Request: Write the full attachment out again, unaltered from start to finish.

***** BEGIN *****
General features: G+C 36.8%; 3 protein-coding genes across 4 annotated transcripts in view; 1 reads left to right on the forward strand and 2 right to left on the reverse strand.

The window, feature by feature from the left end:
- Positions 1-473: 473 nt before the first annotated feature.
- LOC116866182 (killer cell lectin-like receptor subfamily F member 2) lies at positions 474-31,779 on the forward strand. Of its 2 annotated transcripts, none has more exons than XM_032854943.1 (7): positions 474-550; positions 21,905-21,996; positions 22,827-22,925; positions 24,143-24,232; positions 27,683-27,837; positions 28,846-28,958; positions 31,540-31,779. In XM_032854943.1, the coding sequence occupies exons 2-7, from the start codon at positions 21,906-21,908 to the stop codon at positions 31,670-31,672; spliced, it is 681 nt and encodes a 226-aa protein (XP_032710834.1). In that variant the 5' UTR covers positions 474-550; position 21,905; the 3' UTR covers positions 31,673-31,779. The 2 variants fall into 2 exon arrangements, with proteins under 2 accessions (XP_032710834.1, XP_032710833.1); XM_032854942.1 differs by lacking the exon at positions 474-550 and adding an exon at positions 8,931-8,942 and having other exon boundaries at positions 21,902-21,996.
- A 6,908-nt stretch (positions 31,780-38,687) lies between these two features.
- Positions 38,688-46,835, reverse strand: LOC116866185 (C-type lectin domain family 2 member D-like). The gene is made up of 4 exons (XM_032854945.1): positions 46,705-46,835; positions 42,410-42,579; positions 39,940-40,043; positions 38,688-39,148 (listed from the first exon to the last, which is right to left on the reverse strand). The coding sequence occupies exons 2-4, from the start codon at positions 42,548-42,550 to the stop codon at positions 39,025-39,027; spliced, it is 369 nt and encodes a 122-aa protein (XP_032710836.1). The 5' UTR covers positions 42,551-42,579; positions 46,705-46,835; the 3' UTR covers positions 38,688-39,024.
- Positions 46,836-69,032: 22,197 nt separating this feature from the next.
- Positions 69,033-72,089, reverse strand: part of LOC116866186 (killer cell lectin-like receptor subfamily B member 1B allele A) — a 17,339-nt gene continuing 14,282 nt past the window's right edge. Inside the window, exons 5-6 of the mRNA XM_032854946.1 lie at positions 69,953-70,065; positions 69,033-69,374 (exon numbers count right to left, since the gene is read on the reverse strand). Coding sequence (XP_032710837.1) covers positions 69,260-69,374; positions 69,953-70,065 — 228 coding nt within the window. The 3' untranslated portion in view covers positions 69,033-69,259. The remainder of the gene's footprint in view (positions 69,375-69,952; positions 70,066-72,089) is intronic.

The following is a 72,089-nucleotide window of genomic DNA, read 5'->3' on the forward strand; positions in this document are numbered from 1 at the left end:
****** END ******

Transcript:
General features: G+C 36.8%; 3 protein-coding genes across 4 annotated transcripts in view; 1 reads left to right on the forward strand and 2 right to left on the reverse strand.

The window, feature by feature from the left end:
- Positions 1-473: 473 nt before the first annotated feature.
- LOC116866182 (killer cell lectin-like receptor subfamily F member 2) lies at positions 474-31,779 on the forward strand. Of its 2 annotated transcripts, none has more exons than XM_032854943.1 (7): positions 474-550; positions 21,905-21,996; positions 22,827-22,925; positions 24,143-24,232; positions 27,683-27,837; positions 28,846-28,958; positions 31,540-31,779. In XM_032854943.1, the coding sequence occupies exons 2-7, from the start codon at positions 21,906-21,908 to the stop codon at positions 31,670-31,672; spliced, it is 681 nt and encodes a 226-aa protein (XP_032710834.1). In that variant the 5' UTR covers positions 474-550; position 21,905; the 3' UTR covers positions 31,673-31,779. The 2 variants fall into 2 exon arrangements, with proteins under 2 accessions (XP_032710834.1, XP_032710833.1); XM_032854942.1 differs by lacking the exon at positions 474-550 and adding an exon at positions 8,931-8,942 and having other exon boundaries at positions 21,902-21,996.
- A 6,908-nt stretch (positions 31,780-38,687) lies between these two features.
- Positions 38,688-46,835, reverse strand: LOC116866185 (C-type lectin domain family 2 member D-like). The gene is made up of 4 exons (XM_032854945.1): positions 46,705-46,835; positions 42,410-42,579; positions 39,940-40,043; positions 38,688-39,148 (listed from the first exon to the last, which is right to left on the reverse strand). The coding sequence occupies exons 2-4, from the start codon at positions 42,548-42,550 to the stop codon at positions 39,025-39,027; spliced, it is 369 nt and encodes a 122-aa protein (XP_032710836.1). The 5' UTR covers positions 42,551-42,579; positions 46,705-46,835; the 3' UTR covers positions 38,688-39,024.
- Positions 46,836-69,032: 22,197 nt separating this feature from the next.
- Positions 69,033-72,089, reverse strand: part of LOC116866186 (killer cell lectin-like receptor subfamily B member 1B allele A) — a 17,339-nt gene continuing 14,282 nt past the window's right edge. Inside the window, exons 5-6 of the mRNA XM_032854946.1 lie at positions 69,953-70,065; positions 69,033-69,374 (exon numbers count right to left, since the gene is read on the reverse strand). Coding sequence (XP_032710837.1) covers positions 69,260-69,374; positions 69,953-70,065 — 228 coding nt within the window. The 3' untranslated portion in view covers positions 69,033-69,259. The remainder of the gene's footprint in view (positions 69,375-69,952; positions 70,066-72,089) is intronic.

The following is a 72,089-nucleotide window of genomic DNA, read 5'->3' on the forward strand; positions in this document are numbered from 1 at the left end: